N2 - INTRODUCTION: In an era of dwindling hospital resources and increasing medical costs, safe reduction in postoperative stay has become a major focus to optimize utilization of healthcare resources. Although several protocols have been reported to reduce postoperative stay, no Level I evidence exists for their use in routine clinical practice. METHODS: Sixty-four patients undergoing laparotomy and intestinal or rectal resection were randomly assigned to a pathway of controlled rehabilitation with early ambulation and diet or to traditional postoperative care. Time to discharge from hospital, complication and readmission rates, pain level, quality of life, and patient satisfaction scores were determined at the time of discharge and at 10 and 30 days after surgery. Subgroups were defined to evaluate those who derived the optimal benefit from the protocol. RESULTS: Pathway patients spent less total time in the hospital after surgery (5.4 vs. 7.1 days; P = 0.02) and less time in the hospital during the primary admission than traditional patients. Patients younger than 70 years old had greater benefits than the overall study group (5 vs. 7.1 days; P = 0.01). Patients treated by surgeons with the most experience with the pathway spent significantly less time in the hospital than did those whose surgeons were less experienced with the pathway (P = 0.01). There was no difference between pathway and traditional patients for readmission or complication rates, pain score, quality of life after surgery, or overall satisfaction with the hospital stay. CONCLUSIONS: Patients scheduled for a laparotomy and major intestinal or rectal resection are suitable for management by a pathway of controlled rehabilitation with early ambulation and diet. Pathway patients have a shorter hospital stay, with no adverse effect on patient satisfaction, pain scores, or complication rates. Patients younger than 70 years of age derive the optimal benefit, and increased surgeon experience improves outcome.

AB - INTRODUCTION: In an era of dwindling hospital resources and increasing medical costs, safe reduction in postoperative stay has become a major focus to optimize utilization of healthcare resources. Although several protocols have been reported to reduce postoperative stay, no Level I evidence exists for their use in routine clinical practice. METHODS: Sixty-four patients undergoing laparotomy and intestinal or rectal resection were randomly assigned to a pathway of controlled rehabilitation with early ambulation and diet or to traditional postoperative care. Time to discharge from hospital, complication and readmission rates, pain level, quality of life, and patient satisfaction scores were determined at the time of discharge and at 10 and 30 days after surgery. Subgroups were defined to evaluate those who derived the optimal benefit from the protocol. RESULTS: Pathway patients spent less total time in the hospital after surgery (5.4 vs. 7.1 days; P = 0.02) and less time in the hospital during the primary admission than traditional patients. Patients younger than 70 years old had greater benefits than the overall study group (5 vs. 7.1 days; P = 0.01). Patients treated by surgeons with the most experience with the pathway spent significantly less time in the hospital than did those whose surgeons were less experienced with the pathway (P = 0.01). There was no difference between pathway and traditional patients for readmission or complication rates, pain score, quality of life after surgery, or overall satisfaction with the hospital stay. CONCLUSIONS: Patients scheduled for a laparotomy and major intestinal or rectal resection are suitable for management by a pathway of controlled rehabilitation with early ambulation and diet. Pathway patients have a shorter hospital stay, with no adverse effect on patient satisfaction, pain scores, or complication rates. Patients younger than 70 years of age derive the optimal benefit, and increased surgeon experience improves outcome.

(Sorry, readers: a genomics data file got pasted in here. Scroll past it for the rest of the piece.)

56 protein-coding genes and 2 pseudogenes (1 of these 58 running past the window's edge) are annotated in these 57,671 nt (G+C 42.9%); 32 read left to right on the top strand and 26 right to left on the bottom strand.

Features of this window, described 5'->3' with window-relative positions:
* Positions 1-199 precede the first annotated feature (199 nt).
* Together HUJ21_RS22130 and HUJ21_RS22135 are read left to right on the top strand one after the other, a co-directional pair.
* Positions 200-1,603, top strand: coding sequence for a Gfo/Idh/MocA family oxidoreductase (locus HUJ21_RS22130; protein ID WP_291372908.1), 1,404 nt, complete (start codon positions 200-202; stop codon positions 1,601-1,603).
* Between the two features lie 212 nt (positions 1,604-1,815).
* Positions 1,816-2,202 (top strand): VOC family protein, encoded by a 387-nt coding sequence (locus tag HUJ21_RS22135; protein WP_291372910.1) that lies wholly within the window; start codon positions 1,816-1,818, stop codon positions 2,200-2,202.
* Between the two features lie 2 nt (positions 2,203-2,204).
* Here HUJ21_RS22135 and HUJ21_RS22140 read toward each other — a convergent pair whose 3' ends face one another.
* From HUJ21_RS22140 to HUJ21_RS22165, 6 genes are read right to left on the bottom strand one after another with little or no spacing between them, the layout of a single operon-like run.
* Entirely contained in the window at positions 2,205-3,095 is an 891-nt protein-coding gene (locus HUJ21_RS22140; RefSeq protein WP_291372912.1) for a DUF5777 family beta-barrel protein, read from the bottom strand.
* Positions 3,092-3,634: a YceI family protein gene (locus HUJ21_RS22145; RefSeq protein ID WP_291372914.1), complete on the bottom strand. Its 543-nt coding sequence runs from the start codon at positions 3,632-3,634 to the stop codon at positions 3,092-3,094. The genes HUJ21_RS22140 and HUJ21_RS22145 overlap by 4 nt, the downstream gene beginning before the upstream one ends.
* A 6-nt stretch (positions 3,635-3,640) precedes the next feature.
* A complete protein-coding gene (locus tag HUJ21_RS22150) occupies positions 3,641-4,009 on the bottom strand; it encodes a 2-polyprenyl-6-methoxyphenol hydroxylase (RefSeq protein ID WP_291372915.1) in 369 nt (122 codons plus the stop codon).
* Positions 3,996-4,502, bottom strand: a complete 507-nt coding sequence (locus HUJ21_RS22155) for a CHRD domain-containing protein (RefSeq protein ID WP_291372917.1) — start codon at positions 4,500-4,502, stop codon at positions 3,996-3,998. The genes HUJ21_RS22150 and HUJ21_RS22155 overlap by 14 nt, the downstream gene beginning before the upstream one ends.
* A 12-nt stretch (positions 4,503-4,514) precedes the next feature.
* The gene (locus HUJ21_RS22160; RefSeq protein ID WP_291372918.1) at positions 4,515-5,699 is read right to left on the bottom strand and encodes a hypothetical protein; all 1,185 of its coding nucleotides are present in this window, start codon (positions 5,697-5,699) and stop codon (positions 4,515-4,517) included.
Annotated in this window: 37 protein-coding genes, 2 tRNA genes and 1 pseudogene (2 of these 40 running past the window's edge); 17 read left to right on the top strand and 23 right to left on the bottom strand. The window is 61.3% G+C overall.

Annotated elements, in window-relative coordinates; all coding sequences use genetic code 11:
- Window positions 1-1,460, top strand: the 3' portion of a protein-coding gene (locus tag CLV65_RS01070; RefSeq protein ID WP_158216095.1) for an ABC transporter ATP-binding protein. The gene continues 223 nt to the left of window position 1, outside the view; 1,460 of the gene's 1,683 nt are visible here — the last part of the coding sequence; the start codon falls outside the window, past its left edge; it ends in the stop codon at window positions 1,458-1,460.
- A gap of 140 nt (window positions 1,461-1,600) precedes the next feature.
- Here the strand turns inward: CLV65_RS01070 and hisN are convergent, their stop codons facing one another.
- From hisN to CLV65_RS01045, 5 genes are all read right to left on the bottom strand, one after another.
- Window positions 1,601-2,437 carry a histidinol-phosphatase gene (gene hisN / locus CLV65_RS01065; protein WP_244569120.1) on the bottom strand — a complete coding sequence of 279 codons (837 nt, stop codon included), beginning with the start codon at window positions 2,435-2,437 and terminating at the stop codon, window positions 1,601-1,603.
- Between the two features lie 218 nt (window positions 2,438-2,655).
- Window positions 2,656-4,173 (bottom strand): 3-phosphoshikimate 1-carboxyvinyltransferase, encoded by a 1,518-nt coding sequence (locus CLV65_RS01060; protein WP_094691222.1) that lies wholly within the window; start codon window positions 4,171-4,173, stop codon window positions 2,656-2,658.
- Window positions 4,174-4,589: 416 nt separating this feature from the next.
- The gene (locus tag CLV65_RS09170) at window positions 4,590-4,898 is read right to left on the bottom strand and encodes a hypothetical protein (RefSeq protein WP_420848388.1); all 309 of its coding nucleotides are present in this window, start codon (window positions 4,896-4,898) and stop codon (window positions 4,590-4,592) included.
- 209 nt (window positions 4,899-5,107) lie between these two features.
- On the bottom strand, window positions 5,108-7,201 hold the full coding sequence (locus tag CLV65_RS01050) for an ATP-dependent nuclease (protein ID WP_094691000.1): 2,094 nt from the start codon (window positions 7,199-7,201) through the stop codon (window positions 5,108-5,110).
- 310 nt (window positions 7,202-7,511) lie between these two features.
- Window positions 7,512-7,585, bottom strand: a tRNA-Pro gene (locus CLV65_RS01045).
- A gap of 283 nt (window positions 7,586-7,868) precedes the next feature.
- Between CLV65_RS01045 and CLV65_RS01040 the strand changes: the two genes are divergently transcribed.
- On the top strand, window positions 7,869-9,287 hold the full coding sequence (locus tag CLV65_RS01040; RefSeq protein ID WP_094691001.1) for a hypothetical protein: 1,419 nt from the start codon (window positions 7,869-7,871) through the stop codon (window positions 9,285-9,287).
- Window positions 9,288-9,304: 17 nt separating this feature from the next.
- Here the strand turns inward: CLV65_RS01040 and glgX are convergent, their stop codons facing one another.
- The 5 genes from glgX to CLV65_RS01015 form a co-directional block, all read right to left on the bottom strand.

KW - Colon

KW - Intestinal surgery

KW - Laparotomy

KW - Postoperative care

KW - Quality of life

KW - Randomized, controlled trial

KW - Rectum

UR - http://www.scopus.com/inward/record.url?scp=0038454597&partnerID=8YFLogxK

UR - http://www.scopus.com/inward/citedby.url?scp=0038454597&partnerID=8YFLogxK

U2 - 10.1007/s10350-004-6672-4

DO - 10.1007/s10350-004-6672-4

M3 - Article

VL - 46

SP - 851

EP - 859

JO - Diseases of the Colon and Rectum

JF - Diseases of the Colon and Rectum

SN - 0012-3706

IS - 7

ER -